Spikes in delhi’s pollution have direct link to rise in farm fires


There can be no arguing that stubble burning is a major contributor to the bad air in Delhi at this time of the year, just as there can be no arguing that Delhi’s average annual air quality index (AQI) is in the poor or the upper end of the moderate category.

This may seem to be at odds with the claims made in an affidavit submitted by the environment ministry in the Supreme Court that downplays the contribution of stubble burning to the Capital’s bad air. The affidavit is clearly an example of the damage averages can wreak on policy making when used without context.

The facts are thus.

One, Delhi always has bad air.

In 2018, the average AQI was 225.4; in 2019, it was 214; in 2020, it was 185.2; and in 2021, till November 14, it was 188.2. The number of stations measuring AQI across these years is not the same, but the metric is still a good indicator of how good (or bad, in this case) Delhi’s air was.

Two, stubble burning just serves to push the AQI into the very poor (300-400) or severe (400-500 ) category.

For instance, between October 20 and November 14 this year, Delhi’s AQI has been in the severe zone on seven days. On each of these days, the contribution of farm fires to Delhi’s PM2.5 contribution was between 26%-48%.

This isn’t an aberration.

For instance, according to a paper, “Objective evaluation of stubble emission of North India and quantifying its impact on air quality of Delhi”, in the first fortnight of November 2018, the contribution of stubble burning (biomass) to AQI was 9, 10, 30, 58, 29, 9, 10, 8, 7, 13, 22, 24, 5, 9, and 29%. That’s an average of around 18%.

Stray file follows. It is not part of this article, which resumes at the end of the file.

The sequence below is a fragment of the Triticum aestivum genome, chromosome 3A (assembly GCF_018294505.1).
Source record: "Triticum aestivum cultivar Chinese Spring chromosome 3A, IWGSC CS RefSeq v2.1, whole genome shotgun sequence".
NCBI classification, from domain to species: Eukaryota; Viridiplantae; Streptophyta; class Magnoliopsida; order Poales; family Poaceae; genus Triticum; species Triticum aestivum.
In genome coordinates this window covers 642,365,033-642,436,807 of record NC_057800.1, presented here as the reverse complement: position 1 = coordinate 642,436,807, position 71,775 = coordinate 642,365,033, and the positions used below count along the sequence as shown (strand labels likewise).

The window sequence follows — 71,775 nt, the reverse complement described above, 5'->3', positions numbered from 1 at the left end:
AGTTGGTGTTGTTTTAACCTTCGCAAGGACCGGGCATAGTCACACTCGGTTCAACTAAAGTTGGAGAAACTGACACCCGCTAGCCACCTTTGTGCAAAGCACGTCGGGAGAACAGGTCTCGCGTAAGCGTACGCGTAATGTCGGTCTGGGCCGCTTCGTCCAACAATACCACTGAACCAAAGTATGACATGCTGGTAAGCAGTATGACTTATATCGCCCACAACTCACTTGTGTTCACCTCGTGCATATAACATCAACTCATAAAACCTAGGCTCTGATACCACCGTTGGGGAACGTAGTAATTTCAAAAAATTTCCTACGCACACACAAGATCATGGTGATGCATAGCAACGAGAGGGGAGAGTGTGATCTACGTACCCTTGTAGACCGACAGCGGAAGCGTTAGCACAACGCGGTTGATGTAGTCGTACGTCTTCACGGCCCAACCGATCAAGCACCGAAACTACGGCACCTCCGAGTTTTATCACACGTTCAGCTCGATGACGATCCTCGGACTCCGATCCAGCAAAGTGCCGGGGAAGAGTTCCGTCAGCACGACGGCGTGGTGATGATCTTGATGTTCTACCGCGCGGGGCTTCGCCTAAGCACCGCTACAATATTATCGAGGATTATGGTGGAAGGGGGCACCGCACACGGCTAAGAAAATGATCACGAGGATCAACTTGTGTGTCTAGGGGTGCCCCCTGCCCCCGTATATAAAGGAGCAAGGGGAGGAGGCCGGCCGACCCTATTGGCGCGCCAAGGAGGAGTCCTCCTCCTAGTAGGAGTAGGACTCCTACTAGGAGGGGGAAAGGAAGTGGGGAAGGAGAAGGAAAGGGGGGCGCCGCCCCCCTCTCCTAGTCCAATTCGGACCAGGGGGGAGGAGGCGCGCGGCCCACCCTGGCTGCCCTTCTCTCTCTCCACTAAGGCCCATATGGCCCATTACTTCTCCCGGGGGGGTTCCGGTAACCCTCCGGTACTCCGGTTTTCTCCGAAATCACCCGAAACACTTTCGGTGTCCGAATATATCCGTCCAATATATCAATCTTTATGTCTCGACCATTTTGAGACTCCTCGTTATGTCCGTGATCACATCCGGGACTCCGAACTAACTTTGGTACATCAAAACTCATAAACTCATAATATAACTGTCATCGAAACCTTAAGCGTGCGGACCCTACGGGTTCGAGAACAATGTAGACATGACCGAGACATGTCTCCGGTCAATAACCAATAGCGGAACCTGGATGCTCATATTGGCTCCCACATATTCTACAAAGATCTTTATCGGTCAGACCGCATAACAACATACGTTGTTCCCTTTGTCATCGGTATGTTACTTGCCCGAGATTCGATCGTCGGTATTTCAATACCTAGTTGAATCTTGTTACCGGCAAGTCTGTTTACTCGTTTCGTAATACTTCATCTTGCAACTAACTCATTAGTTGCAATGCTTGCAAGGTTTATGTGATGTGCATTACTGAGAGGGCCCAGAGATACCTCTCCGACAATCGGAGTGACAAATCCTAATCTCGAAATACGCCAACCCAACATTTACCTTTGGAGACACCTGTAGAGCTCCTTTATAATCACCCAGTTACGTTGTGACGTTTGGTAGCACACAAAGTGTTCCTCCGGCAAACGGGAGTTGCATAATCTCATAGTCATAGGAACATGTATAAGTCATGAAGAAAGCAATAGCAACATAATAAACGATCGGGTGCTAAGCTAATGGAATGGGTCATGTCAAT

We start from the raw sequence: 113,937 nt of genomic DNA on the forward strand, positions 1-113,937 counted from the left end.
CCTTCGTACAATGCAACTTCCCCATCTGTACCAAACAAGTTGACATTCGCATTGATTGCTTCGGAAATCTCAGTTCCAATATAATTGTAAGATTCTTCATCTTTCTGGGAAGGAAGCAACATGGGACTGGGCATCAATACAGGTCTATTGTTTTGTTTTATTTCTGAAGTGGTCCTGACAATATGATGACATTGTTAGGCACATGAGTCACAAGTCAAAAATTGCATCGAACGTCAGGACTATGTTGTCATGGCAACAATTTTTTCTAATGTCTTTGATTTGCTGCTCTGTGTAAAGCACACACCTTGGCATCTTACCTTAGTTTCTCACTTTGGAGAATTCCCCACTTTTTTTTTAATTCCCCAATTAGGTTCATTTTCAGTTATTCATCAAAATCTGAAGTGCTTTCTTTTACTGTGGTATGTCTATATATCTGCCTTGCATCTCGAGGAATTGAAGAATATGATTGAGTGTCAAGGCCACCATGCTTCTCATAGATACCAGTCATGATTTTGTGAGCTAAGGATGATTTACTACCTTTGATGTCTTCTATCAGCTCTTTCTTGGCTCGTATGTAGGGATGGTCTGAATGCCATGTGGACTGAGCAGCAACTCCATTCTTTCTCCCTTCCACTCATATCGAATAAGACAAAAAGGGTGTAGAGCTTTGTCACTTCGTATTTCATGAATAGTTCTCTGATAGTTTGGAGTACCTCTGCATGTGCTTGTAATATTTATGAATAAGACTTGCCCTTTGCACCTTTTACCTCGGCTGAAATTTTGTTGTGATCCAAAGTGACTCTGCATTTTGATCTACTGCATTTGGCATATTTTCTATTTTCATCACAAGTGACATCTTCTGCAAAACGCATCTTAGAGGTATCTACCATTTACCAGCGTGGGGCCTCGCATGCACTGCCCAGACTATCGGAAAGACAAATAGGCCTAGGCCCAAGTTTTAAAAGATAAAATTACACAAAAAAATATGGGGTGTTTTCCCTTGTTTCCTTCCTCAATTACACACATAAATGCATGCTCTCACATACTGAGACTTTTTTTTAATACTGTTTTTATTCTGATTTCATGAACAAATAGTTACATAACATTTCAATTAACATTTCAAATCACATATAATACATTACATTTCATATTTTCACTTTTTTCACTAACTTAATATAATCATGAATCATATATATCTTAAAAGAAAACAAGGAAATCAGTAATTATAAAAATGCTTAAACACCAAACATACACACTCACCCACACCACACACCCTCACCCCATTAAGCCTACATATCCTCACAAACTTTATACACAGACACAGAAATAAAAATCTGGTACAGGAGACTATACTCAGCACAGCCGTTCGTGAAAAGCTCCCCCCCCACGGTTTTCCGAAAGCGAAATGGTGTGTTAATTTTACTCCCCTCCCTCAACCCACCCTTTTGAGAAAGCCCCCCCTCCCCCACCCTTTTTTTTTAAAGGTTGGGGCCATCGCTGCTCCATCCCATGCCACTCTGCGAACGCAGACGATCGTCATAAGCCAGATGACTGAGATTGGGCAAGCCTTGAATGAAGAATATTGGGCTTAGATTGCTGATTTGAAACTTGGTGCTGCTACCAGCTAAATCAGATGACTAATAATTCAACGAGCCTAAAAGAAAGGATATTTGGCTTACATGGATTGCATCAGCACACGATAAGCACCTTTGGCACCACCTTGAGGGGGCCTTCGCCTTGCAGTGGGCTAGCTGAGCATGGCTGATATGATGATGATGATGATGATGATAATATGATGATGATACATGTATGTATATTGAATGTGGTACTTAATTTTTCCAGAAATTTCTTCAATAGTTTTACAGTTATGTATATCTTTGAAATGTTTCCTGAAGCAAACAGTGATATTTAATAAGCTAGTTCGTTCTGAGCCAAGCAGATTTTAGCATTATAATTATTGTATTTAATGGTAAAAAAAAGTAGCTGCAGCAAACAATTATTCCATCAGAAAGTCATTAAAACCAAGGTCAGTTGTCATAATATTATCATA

Three, Delhi doesn’t see that many days when the AQI is severe.

Given that Delhi’s AQI has been in the severe category on a maximum of 25 days (in one year) in the period between 2016 and 2020 according to an affidavit filed by the environment ministry in the Supreme Court – including days when AQI was very poor, the number was 64 in 2020 and 80 in 2019 – it is clear that stubble burning has a clear impact on the Capital’s air. Long-term interventions – more public transport, better garbage disposal, moves to combat desertification, electric vehicles – will be needed to get Delhi’s average AQI down, but it is clear that short-term interventions (combating stubble burning, for one) will be needed to keep it from slipping into the very poor and severe categories.

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